This is a video interview of Eric Hankins by Joel Southerland on Talk SBC. The interview addresses Hankins’ views about “A Statement on Traditional Southern Baptist Understanding of God’s Plan of Salvation,” of which he is the primary author, and Calvinism in the SBC. Hankins is Pastor of the First Baptist Church in Oxford, MS, and was the author of the recent “Sinner’s Prayer” Resolution that was approved at the recent New Orleans SBC convention.
In an interview with SBCToday.com, Florida pastor Dr. Tommy Green related why he signed “A Statement of the Traditional Southern Baptist Understanding of God’s Plan of Salvation.”
“First of all, I signed the statement not because of any political or divisive reasons. Nor did I affix my signature in an effort to be argumentative or elitist,” said Green, pastor of FBC Brandon, Fla.
Green also serves on the Florida Baptist Convention’s State Board of Missions, is former president of the Florida Baptist Convention, and has concluded in 2012 two consecutive terms as a trustee of Southern Baptist Seminary, Louisville, Ky., where he served as chairman for two years.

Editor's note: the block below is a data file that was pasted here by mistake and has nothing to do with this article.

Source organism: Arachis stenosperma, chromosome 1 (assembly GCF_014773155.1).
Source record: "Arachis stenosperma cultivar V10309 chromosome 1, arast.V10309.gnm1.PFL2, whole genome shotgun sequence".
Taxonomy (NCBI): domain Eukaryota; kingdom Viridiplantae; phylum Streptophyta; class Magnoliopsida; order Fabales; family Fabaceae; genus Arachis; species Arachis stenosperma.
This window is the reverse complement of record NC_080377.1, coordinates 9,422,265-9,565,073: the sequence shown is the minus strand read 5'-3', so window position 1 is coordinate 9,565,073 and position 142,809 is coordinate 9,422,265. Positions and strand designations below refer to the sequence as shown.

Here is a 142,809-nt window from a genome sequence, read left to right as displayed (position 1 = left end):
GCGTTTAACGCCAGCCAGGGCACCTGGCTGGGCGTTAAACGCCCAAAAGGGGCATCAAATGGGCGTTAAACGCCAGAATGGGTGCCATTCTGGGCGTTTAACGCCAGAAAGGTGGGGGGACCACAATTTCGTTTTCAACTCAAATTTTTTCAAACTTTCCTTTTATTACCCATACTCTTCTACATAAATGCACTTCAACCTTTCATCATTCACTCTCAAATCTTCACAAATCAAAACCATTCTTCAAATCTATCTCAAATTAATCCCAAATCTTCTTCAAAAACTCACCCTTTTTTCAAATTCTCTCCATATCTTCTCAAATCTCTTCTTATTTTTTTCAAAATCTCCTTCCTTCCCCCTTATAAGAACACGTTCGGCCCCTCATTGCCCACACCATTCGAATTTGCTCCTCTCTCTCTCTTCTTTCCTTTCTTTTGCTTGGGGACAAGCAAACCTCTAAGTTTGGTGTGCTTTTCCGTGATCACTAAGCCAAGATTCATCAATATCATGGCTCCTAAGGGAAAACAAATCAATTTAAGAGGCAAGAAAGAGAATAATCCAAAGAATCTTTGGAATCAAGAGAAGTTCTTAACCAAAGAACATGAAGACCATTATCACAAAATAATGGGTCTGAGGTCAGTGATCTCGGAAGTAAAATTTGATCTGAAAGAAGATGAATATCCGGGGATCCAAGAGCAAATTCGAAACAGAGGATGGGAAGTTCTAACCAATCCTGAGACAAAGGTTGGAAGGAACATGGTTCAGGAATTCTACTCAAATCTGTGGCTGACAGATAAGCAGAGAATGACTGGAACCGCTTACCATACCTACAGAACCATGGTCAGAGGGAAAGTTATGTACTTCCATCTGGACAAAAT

“I signed the statement because I believe it is representative of biblical salvation,” Green said. “It is consistent with my preaching, my teaching, and my personal faith and practice in ministry as I understand the Scripture, and is also consistent with the leadership I try to exert as a pastor.”
SBC Today: What do you think are the greatest challenges confronting the SBC?
Ken Keathley: For all the changes the SBC and the nation are experiencing, the greatest challenge is still the same: reaching the lost with the gospel. We are not a denomination in the traditional sense of the word. The SBC and its entities exist for the sole purpose of enabling Baptist churches to collectively obey the Great Commission. People without Christ are lost. They are not simply prospects. They are persons for whom Christ died.
SBC Today: What do you see as the greatest opportunities opening to the SBC?
Ken Keathley: We are quickly losing the cultural comfort of being the largest religious group in the Bible Belt. The social environment of the nation as a whole is becoming much less friendly to the Gospel and scriptural norms. However, I believe this is also a time of opportunity. During the 20th century, cultural dominance in the rural south caused Southern Baptists to be rather careless in a number of crucial areas. We became shallow theologically and sloppy methodologically. The distressing direction that America is headed in is now forcing us to walk against the grain. But that means we have the opportunity to present Christ in a clear and definitive way. Society as a whole is rejecting our Christian heritage, but I can’t think of a better time to do one-on-one evangelism.